Template::Recall, by using sectioned templates, combines the efficiency of the callback model with the strong, clean separation of concerns inherent in the pipeline model, and perhaps gets the best of both worlds.

Advanced HTML::Template: Widgets

My previous article, looked at extending HTML::Template through custom tags and filters. This article looks at ways to manage large, more complex pages, by bundling HTML::Template into something like GUI "widgets" (or "controls").

Imagine you have a basic page layout following the standard setup, with a header, a lefthand navbar, and the main body in the bottom right. The header and navbar are the same for all pages of the site, but of course the main body differs from page to page:



Naturally, you don't want to repeat the information for the header and the navbar explicitly on each page. Furthermore, if the HTML for the navbar changes, you don't want to have to modify each and every page. The <TMPL_INCLUDE> tag can help in this situation.

Create separate files for header and navbar, then include them in the template for each page (by convention, I use the filename extension .tpf for page fragments, to distinguish them from full-page templates: .tpl):

    <tr colspan="2">
      <td><TMPL_INCLUDE NAME=header.tpf></td>
      <td><TMPL_INCLUDE NAME=navbar.tpf></td>
        <!-- Body goes here! -->

Now HTML::Template will include the page fragments for the header and navbar in the page when it evaluates the template. Changes to either of the fragments will affect the entire site immediately.

(For simplicity of presentation, I am going to use the old familiar <table> method to fix the layout--this article is about HTML::Template, not CSS positioning!)

Note that both the header and the navbar may include other HTML::Template tags, such as <TMPL_VAR> or <TMPL_LOOP>: file fragment inclusion occurs before tag substitution. If you need dynamic content in either header or navbar, all you need to do is set the value of the corresponding parameter using the param() function before evaluating the template.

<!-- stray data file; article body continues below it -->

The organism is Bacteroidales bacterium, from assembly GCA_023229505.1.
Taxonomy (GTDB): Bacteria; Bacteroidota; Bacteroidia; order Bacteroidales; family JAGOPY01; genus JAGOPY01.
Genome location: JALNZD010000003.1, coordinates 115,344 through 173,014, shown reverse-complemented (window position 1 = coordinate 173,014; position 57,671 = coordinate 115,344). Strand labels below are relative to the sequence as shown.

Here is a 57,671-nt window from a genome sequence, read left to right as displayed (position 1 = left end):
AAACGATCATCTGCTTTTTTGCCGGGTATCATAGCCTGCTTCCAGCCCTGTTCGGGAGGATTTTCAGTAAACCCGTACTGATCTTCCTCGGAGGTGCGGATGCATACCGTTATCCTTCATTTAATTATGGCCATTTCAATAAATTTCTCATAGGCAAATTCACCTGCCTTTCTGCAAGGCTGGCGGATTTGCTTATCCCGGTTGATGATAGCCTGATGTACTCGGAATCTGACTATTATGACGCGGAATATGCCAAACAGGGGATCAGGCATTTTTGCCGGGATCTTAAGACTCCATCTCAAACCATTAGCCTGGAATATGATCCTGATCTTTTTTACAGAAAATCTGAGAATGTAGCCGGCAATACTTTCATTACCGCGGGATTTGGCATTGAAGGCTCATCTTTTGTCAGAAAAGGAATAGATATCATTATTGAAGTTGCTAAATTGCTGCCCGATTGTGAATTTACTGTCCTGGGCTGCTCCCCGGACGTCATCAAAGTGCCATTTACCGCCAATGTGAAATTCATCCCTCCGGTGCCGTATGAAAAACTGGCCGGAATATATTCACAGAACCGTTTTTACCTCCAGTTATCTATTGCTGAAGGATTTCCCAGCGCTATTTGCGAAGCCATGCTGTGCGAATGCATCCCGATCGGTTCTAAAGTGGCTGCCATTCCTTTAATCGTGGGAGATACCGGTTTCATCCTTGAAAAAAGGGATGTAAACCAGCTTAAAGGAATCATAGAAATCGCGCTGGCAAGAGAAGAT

Better Encapsulation through Widgets

If there are only a few dynamic parameters in header and navbar, you can simply assign values to them together with the parameters required by the main body of the page. However, if the header and navbar themselves become sufficiently complicated, you probably don't want to repeat their parameter-setting logic with the actual Perl code managing the main business logic for each page of our site. Instead, you can control them through an API.

To establish a Perl API for a page fragment, hide the entire template handling, including parameter setting and template substitution, in a subroutine. The subroutine takes several parameters and returns a string containing the fully expanded HTML code corresponding to the page fragment. You can then include this string in the current page through a simple <TMPL_VAR> tag.

As an example, consider a navbar that contains the username of the currently logged-in user.

Here is the page-fragment template for the navbar:

Current User: <TMPL_VAR NAME=login>
<br />
  <li><a href="page1.html">Page 1</a>
  <li><a href="page2.html">Page 2</a>
  <li><a href="page3.html">Page 3</a>

For this example, the corresponding subroutine is very simple. It's easy to imagine a situation where the navbar requires some complex logic that you are glad to hide behind a function call--for instance, when the selection of links depends on the permissions (found through a DB call) of the logged-in user.

Demonstrating the principle is straightforward; find the template fragment, set the required parameter, and render the template:

sub navbar { 
  my ( $login ) = shift;

  my $tpl = HTML::Template->new( filename => 'navbar.tpf' );
  $tpl->param( login => $login );
  return $tpl->output();

The master-page template then includes the navbar string using a <TMPL_VAR> tag. (Note the header inclusion through a <TMPL_INCLUDE> tag.)

    <tr colspan="2">
      <td><TMPL_INCLUDE NAME=header.tpf></td>
      <td><TMPL_VAR NAME=navbar></td>
        <!-- Body goes here! -->

This approach provides pretty good encapsulation: the code calling the navbar() routine does not need to know anything about its implementation--in fact, the subroutine can be in a separate module entirely. It is not far-fetched to imagine a shared module for all reusable page fragments used on the site.

Building Pages Inside Out

This development model still uses a separate, top-level template file for each page. All shared parts of the page are then included in this master template.

The widget approach can go a step further to do away entirely with the notion of having a separate master template for each page, by turning even the main body of the page into a widget or a collection of widgets. At this point, there may be only a single top-level template:

    <tr colspan="2">
      <td><TMPL_INCLUDE NAME=header.tpf></td>
      <td><TMPL_VAR NAME=navbar></td>
      <td><TMPL_VAR NAME=mainbody></td>

A central Perl "controller" component dispatches page requests to the appropriate main-body widget (assuming you specify destination pages through a request parameter called action):

use CGI;
use HTML::Template;

my $q = CGI->new;
my $action = $q->param( 'action' );

# Dispatch to the desired main function
my $body_string = '';
if(    $action eq 'act1' ) { $body_string = act1( $q ); }
elsif( $action eq 'act2' ) { $body_string = act2( $q ); }
elsif( $action eq 'act3' ) { $body_string = act3( $q ); }

# Pull the current user from the query object and pass to the navbar
my $navbar_string = navbar( $q->param( 'login' ) );

# Set the rendered navbar and mainbody in the master template
my $tpl = HTML::Template->new( filename => 'tmpl3.tpl' );
$tpl->param( mainbody => $body_string );
$tpl->param( navbar   => $navbar_string );